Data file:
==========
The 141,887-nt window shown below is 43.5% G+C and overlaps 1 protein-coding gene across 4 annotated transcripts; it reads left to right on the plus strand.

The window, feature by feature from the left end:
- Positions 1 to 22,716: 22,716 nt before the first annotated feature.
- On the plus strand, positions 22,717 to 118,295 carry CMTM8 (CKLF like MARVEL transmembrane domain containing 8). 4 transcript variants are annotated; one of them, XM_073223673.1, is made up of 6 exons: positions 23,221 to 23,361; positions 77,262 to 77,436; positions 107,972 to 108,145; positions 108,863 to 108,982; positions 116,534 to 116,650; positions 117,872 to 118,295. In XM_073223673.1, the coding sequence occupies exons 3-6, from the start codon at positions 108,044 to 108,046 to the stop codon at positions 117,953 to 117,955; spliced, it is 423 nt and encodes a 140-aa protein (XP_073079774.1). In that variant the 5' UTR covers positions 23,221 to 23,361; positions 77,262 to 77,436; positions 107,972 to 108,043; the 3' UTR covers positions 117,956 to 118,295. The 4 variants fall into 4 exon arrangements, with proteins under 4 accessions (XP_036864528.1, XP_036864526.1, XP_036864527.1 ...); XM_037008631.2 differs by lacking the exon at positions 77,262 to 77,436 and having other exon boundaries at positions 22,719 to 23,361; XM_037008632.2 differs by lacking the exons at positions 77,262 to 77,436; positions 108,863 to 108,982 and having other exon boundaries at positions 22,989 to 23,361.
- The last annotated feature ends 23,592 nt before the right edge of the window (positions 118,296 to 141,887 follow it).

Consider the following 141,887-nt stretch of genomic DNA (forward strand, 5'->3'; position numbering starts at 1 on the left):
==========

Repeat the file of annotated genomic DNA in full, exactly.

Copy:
The 141,887-nt window shown below is 43.5% G+C and overlaps 1 protein-coding gene across 4 annotated transcripts; it reads left to right on the plus strand.

The window, feature by feature from the left end:
- Positions 1 to 22,716: 22,716 nt before the first annotated feature.
- On the plus strand, positions 22,717 to 118,295 carry CMTM8 (CKLF like MARVEL transmembrane domain containing 8). 4 transcript variants are annotated; one of them, XM_073223673.1, is made up of 6 exons: positions 23,221 to 23,361; positions 77,262 to 77,436; positions 107,972 to 108,145; positions 108,863 to 108,982; positions 116,534 to 116,650; positions 117,872 to 118,295. In XM_073223673.1, the coding sequence occupies exons 3-6, from the start codon at positions 108,044 to 108,046 to the stop codon at positions 117,953 to 117,955; spliced, it is 423 nt and encodes a 140-aa protein (XP_073079774.1). In that variant the 5' UTR covers positions 23,221 to 23,361; positions 77,262 to 77,436; positions 107,972 to 108,043; the 3' UTR covers positions 117,956 to 118,295. The 4 variants fall into 4 exon arrangements, with proteins under 4 accessions (XP_036864528.1, XP_036864526.1, XP_036864527.1 ...); XM_037008631.2 differs by lacking the exon at positions 77,262 to 77,436 and having other exon boundaries at positions 22,719 to 23,361; XM_037008632.2 differs by lacking the exons at positions 77,262 to 77,436; positions 108,863 to 108,982 and having other exon boundaries at positions 22,989 to 23,361.
- The last annotated feature ends 23,592 nt before the right edge of the window (positions 118,296 to 141,887 follow it).

Consider the following 141,887-nt stretch of genomic DNA (forward strand, 5'->3'; position numbering starts at 1 on the left):